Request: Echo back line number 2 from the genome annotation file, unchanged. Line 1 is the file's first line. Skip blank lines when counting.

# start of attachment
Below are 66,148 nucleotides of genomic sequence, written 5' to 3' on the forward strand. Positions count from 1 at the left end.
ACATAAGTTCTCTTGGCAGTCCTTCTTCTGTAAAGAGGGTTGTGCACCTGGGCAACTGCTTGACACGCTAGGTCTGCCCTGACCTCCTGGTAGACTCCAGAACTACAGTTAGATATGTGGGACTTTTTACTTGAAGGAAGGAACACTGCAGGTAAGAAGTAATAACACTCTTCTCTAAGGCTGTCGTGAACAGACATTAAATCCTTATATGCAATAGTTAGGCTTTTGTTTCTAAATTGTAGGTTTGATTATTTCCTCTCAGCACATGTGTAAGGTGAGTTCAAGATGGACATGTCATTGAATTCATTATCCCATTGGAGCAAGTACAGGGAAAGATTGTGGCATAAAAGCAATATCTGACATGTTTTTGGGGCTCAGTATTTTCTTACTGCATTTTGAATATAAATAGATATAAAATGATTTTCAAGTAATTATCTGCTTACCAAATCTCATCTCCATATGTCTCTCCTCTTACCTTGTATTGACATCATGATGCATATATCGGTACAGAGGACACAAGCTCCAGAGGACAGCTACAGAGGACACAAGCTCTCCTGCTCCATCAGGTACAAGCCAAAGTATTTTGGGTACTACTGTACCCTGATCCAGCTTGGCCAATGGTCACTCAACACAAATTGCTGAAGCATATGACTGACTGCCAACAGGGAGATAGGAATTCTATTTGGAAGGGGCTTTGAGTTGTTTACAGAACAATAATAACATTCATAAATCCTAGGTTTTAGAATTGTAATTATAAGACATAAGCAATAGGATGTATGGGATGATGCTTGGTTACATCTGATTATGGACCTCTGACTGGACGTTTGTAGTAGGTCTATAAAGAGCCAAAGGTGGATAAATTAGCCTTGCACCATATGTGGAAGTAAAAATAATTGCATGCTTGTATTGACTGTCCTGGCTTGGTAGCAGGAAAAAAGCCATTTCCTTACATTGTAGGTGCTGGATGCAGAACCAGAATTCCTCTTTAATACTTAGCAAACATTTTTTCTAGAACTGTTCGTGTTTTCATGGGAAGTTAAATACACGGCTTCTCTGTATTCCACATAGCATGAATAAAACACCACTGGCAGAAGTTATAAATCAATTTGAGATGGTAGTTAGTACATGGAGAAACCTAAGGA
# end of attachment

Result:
ACATAAGTTCTCTTGGCAGTCCTTCTTCTGTAAAGAGGGTTGTGCACCTGGGCAACTGCTTGACACGCTAGGTCTGCCCTGACCTCCTGGTAGACTCCAGAACTACAGTTAGATATGTGGGACTTTTTACTTGAAGGAAGGAACACTGCAGGTAAGAAGTAATAACACTCTTCTCTAAGGCTGTCGTGAACAGACATTAAATCCTTATATGCAATAGTTAGGCTTTTGTTTCTAAATTGTAGGTTTGATTATTTCCTCTCAGCACATGTGTAAGGTGAGTTCAAGATGGACATGTCATTGAATTCATTATCCCATTGGAGCAAGTACAGGGAAAGATTGTGGCATAAAAGCAATATCTGACATGTTTTTGGGGCTCAGTATTTTCTTACTGCATTTTGAATATAAATAGATATAAAATGATTTTCAAGTAATTATCTGCTTACCAAATCTCATCTCCATATGTCTCTCCTCTTACCTTGTATTGACATCATGATGCATATATCGGTACAGAGGACACAAGCTCCAGAGGACAGCTACAGAGGACACAAGCTCTCCTGCTCCATCAGGTACAAGCCAAAGTATTTTGGGTACTACTGTACCCTGATCCAGCTTGGCCAATGGTCACTCAACACAAATTGCTGAAGCATATGACTGACTGCCAACAGGGAGATAGGAATTCTATTTGGAAGGGGCTTTGAGTTGTTTACAGAACAATAATAACATTCATAAATCCTAGGTTTTAGAATTGTAATTATAAGACATAAGCAATAGGATGTATGGGATGATGCTTGGTTACATCTGATTATGGACCTCTGACTGGACGTTTGTAGTAGGTCTATAAAGAGCCAAAGGTGGATAAATTAGCCTTGCACCATATGTGGAAGTAAAAATAATTGCATGCTTGTATTGACTGTCCTGGCTTGGTAGCAGGAAAAAAGCCATTTCCTTACATTGTAGGTGCTGGATGCAGAACCAGAATTCCTCTTTAATACTTAGCAAACATTTTTTCTAGAACTGTTCGTGTTTTCATGGGAAGTTAAATACACGGCTTCTCTGTATTCCACATAGCATGAATAAAACACCACTGGCAGAAGTTATAAATCAATTTGAGATGGTAGTTAGTACATGGAGAAACCTAAGGA